We had been planning and preparing for over a year. Our daughter’s wedding was scheduled for 9:00 am. At 9:15 the groom was in the shower, the bride had no ride to the venue, and 31 flower girls were milling around the guest house waiting for the bus that would transport them.
Our daughter had moved to Uganda to serve orphans with Sonrise Ministries. In early March she and Derick, a Ugandan, were married. It was an exciting adventure as our family traveled to Jinja for the wedding. And yes, we knew there would be challenges, not only for her, but for us as well.
What I didn’t realize, however, was how this trip would affect my assumptions about how life should work. I was super stressed and indignant. Didn’t these people know how to tell time? Did they realize how much stress they were inflicting on the bride? They were ruining her special day!
Finally, by 10:00 am, all had arrived at the venue. Well, all except the pastor. He, too, finally arrived and the wedding commenced. It was beautiful!
What was going on inside me, however, was not so beautiful. My knee-jerk reaction was to judge and criticize. My life values created a picture which vindicated me and devalued them. The priority I placed on time was biblical and God-honoring, right? Surely God was as frustrated with the delay as I was. Or was he? As I tried to picture this day from His perspective, I began to realize that my worldview needed adjusting.
Worldview is the way we see and understand the world. It’s the belief system that shapes our values; the filter through which we interpret and react to circumstances. Having a biblical worldview implies that we see and understand the world from God’s perspective. We value what He values and therefore respond in ways that are congruent with those values. What I discovered, however, was that my responses don’t always reflect biblical values.
In the Sermon on the Mount (Matthew 5-7), Jesus challenged the worldview of his listeners. He painted a picture of kingdom values that was in stark contrast to the values of the people, even the religious leaders. Meekness rather than power. Mercy rather than judgement. Self-denial rather than self-exaltation. Seeking God’s approval rather than man’s. Putting the kingdom before material needs. The list goes on.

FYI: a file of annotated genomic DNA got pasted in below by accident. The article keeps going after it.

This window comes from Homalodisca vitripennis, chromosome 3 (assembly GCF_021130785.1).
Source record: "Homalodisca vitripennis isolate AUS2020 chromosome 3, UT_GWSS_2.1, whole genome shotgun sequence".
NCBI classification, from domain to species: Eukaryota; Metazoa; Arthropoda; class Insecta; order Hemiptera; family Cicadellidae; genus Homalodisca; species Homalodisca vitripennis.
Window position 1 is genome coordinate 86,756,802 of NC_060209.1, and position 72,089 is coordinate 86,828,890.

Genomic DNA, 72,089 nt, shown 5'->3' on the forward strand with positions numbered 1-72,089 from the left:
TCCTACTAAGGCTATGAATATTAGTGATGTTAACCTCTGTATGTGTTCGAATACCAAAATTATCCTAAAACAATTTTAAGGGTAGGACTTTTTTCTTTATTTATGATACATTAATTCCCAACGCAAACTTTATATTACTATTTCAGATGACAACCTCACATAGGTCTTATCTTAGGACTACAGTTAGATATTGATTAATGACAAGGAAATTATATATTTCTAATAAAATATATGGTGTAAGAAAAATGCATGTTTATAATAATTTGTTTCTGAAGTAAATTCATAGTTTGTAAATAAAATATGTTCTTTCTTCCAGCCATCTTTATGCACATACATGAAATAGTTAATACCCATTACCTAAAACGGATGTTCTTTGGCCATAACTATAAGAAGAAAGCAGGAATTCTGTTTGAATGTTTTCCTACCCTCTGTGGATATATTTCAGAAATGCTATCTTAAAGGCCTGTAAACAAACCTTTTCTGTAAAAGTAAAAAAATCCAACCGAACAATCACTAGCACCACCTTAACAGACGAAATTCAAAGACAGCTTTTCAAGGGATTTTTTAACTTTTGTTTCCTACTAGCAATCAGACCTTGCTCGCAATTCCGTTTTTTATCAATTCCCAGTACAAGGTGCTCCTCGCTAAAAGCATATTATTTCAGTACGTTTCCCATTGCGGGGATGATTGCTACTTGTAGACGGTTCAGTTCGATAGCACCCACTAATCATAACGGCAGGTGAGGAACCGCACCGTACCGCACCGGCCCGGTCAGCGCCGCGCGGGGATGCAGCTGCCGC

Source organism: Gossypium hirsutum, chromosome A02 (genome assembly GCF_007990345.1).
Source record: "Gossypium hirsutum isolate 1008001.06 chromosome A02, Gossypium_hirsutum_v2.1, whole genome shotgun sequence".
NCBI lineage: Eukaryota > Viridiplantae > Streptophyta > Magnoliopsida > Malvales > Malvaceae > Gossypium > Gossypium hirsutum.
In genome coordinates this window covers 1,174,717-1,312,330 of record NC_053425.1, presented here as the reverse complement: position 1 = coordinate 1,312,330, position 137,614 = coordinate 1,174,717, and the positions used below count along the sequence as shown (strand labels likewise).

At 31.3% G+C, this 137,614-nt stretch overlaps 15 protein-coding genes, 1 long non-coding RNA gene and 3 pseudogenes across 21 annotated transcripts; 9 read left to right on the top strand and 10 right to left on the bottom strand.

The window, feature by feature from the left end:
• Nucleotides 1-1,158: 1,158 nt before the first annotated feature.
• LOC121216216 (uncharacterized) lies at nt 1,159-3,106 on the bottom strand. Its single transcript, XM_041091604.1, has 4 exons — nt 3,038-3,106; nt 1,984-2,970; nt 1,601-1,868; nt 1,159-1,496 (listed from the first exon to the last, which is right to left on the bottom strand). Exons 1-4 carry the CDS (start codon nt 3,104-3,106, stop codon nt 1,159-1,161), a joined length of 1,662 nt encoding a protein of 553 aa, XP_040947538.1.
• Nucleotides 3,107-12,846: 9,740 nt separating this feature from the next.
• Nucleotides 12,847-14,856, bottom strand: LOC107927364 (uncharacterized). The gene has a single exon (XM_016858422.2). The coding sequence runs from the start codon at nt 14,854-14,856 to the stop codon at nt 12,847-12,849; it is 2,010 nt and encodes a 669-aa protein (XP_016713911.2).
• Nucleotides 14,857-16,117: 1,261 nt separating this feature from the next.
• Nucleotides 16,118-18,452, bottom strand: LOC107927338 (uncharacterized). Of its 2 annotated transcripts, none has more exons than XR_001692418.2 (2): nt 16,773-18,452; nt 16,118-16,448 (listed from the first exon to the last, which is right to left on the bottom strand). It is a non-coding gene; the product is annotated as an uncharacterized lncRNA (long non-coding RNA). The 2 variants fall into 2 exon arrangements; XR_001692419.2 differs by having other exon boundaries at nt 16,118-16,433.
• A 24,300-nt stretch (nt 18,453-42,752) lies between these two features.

Developing a biblical worldview isn’t an easy task. Culture influences what we expect in life. American culture values individualism, independence, security, safety, productivity, etc. Wrongly applied, these values may be counter to kingdom values. Here are some questions to guide us as we evaluate our worldview.
- Does my use of time reflect biblical values
– Do I spend as much time engaged in spiritual disciplines as I do on my phone?
– Am I too busy with activities to invest in people?
– Do I have a balance of leisure and service?
- What do my finances indicate about my values?
– What luxuries do I indulge in?
– Am I generous/sacrificial in my giving?
– How important is a healthy savings account?
- Do I exemplify trust in God?
– Do I shy away from things requiring risk?
– Do I yield to the opinion of others out of fear?
– Is safety/security my priority?
These are just a few questions to get us thinking. And there aren’t necessarily right and wrong answers to every question. We should, however, consider them before God and allow Him to adjust our vision where needed. This requires us to spend time with Him, meditating on His Word and listening to the Spirit. We can also benefit from healthy dialog with others who will challenge us and share a different perspective.
A wedding on Ugandan time opened my eyes to an unhealthy prioritizing of promptness. I was robbed of joy, distracted from treasuring the significance of the day, and probably offended a few people along the way. Thankfully, we have a God who uses these moments to sharpen our vision and help us see through his eyes. – by Cindy Shuler, from wgusa.org